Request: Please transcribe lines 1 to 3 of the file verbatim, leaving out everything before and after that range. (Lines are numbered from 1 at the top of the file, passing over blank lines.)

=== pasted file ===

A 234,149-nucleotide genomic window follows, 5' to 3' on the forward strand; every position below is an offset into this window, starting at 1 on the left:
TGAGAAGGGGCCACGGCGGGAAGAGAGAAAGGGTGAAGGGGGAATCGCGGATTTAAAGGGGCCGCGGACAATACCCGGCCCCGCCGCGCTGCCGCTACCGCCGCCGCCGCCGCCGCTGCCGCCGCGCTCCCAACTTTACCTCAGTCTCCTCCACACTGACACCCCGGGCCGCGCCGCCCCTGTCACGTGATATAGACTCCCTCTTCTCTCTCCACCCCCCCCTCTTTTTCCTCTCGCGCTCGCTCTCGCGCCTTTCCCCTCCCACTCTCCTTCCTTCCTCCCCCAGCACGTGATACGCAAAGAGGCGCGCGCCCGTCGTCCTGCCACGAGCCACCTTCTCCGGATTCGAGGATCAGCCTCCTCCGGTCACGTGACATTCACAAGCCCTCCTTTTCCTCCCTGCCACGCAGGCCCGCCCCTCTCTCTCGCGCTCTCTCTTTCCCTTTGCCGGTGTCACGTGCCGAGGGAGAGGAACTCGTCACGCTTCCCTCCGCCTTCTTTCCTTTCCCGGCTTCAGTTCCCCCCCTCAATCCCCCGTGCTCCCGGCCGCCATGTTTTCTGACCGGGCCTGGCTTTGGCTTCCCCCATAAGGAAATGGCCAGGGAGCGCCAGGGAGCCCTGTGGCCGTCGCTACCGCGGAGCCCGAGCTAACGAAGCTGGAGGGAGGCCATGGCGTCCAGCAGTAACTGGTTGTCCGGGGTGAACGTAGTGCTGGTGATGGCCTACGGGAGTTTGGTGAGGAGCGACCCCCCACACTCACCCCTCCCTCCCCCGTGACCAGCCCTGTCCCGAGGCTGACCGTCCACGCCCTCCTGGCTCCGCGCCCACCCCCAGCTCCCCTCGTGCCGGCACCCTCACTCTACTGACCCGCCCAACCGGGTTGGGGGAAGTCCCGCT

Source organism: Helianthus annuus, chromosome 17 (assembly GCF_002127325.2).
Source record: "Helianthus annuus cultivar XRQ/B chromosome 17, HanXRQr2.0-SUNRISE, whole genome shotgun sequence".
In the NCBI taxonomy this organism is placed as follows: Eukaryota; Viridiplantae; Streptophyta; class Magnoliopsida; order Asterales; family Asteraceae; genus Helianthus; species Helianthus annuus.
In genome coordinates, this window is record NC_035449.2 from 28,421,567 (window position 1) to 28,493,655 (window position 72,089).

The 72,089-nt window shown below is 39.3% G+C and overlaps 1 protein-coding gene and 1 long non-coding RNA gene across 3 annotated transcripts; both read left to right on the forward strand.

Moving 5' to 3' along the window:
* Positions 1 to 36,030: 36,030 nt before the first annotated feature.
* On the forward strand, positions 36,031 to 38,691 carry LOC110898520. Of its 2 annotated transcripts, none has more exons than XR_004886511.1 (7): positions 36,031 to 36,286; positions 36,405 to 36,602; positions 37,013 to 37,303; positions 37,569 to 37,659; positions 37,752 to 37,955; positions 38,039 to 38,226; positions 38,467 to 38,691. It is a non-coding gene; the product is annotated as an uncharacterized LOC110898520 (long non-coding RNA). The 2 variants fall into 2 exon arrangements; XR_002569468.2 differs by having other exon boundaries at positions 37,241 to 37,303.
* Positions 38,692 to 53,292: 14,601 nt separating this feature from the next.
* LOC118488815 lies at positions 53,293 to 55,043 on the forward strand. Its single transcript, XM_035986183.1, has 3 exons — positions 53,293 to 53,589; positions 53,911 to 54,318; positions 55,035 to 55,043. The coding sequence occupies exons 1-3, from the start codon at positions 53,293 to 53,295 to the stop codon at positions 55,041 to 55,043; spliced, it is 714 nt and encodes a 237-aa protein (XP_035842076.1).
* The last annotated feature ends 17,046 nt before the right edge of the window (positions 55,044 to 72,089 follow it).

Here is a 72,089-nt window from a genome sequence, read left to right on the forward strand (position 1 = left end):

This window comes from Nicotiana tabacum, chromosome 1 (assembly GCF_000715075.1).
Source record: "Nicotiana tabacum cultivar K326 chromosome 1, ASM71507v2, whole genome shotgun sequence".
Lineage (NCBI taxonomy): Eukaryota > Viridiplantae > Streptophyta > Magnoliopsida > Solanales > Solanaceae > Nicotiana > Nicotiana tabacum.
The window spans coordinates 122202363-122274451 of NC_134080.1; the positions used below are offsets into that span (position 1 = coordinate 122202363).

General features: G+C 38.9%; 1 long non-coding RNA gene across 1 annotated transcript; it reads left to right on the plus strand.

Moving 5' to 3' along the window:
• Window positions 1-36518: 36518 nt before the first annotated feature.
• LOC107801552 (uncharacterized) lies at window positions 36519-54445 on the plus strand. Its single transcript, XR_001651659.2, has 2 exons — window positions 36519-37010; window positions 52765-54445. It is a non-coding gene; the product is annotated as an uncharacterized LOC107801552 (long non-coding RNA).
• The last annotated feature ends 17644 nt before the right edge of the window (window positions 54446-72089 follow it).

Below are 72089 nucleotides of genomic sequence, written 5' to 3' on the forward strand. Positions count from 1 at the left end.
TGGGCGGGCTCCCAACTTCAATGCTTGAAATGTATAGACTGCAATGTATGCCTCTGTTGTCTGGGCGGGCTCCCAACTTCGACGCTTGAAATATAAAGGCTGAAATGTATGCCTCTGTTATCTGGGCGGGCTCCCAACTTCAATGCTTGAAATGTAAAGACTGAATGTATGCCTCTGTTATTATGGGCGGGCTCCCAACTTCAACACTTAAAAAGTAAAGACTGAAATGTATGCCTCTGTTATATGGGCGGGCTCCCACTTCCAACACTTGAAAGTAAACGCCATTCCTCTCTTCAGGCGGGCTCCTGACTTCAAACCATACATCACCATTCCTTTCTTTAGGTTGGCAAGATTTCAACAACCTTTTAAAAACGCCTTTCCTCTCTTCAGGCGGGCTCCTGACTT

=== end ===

A 234,149-nucleotide genomic window follows, 5' to 3' on the forward strand; every position below is an offset into this window, starting at 1 on the left:
TGAGAAGGGGCCACGGCGGGAAGAGAGAAAGGGTGAAGGGGGAATCGCGGATTTAAAGGGGCCGCGGACAATACCCGGCCCCGCCGCGCTGCCGCTACCGCCGCCGCCGCCGCCGCTGCCGCCGCGCTCCCAACTTTACCTCAGTCTCCTCCACACTGACACCCCGGGCCGCGCCGCCCCTGTCACGTGATATAGACTCCCTCTTCTCTCTCCACCCCCCCCTCTTTTTCCTCTCGCGCTCGCTCTCGCGCCTTTCCCCTCCCACTCTCCTTCCTTCCTCCCCCAGCACGTGATACGCAAAGAGGCGCGCGCCCGTCGTCCTGCCACGAGCCACCTTCTCCGGATTCGAGGATCAGCCTCCTCCGGTCACGTGACATTCACAAGCCCTCCTTTTCCTCCCTGCCACGCAGGCCCGCCCCTCTCTCTCGCGCTCTCTCTTTCCCTTTGCCGGTGTCACGTGCCGAGGGAGAGGAACTCGTCACGCTTCCCTCCGCCTTCTTTCCTTTCCCGGCTTCAGTTCCCCCCCTCAATCCCCCGTGCTCCCGGCCGCCATGTTTTCTGACCGGGCCTGGCTTTGGCTTCCCCCATAAGGAAATGGCCAGGGAGCGCCAGGGAGCCCTGTGGCCGTCGCTACCGCGGAGCCCGAGCTAACGAAGCTGGAGGGAGGCCATGGCGTCCAGCAGTAACTGGTTGTCCGGGGTGAACGTAGTGCTGGTGATGGCCTACGGGAGTTTGGTGAGGAGCGACCCCCCACACTCACCCCTCCCTCCCCCGTGACCAGCCCTGTCCCGAGGCTGACCGTCCACGCCCTCCTGGCTCCGCGCCCACCCCCAGCTCCCCTCGTGCCGGCACCCTCACTCTACTGACCCGCCCAACCGGGTTGGGGGAAGTCCCGCT

Source organism: Helianthus annuus, chromosome 17 (assembly GCF_002127325.2).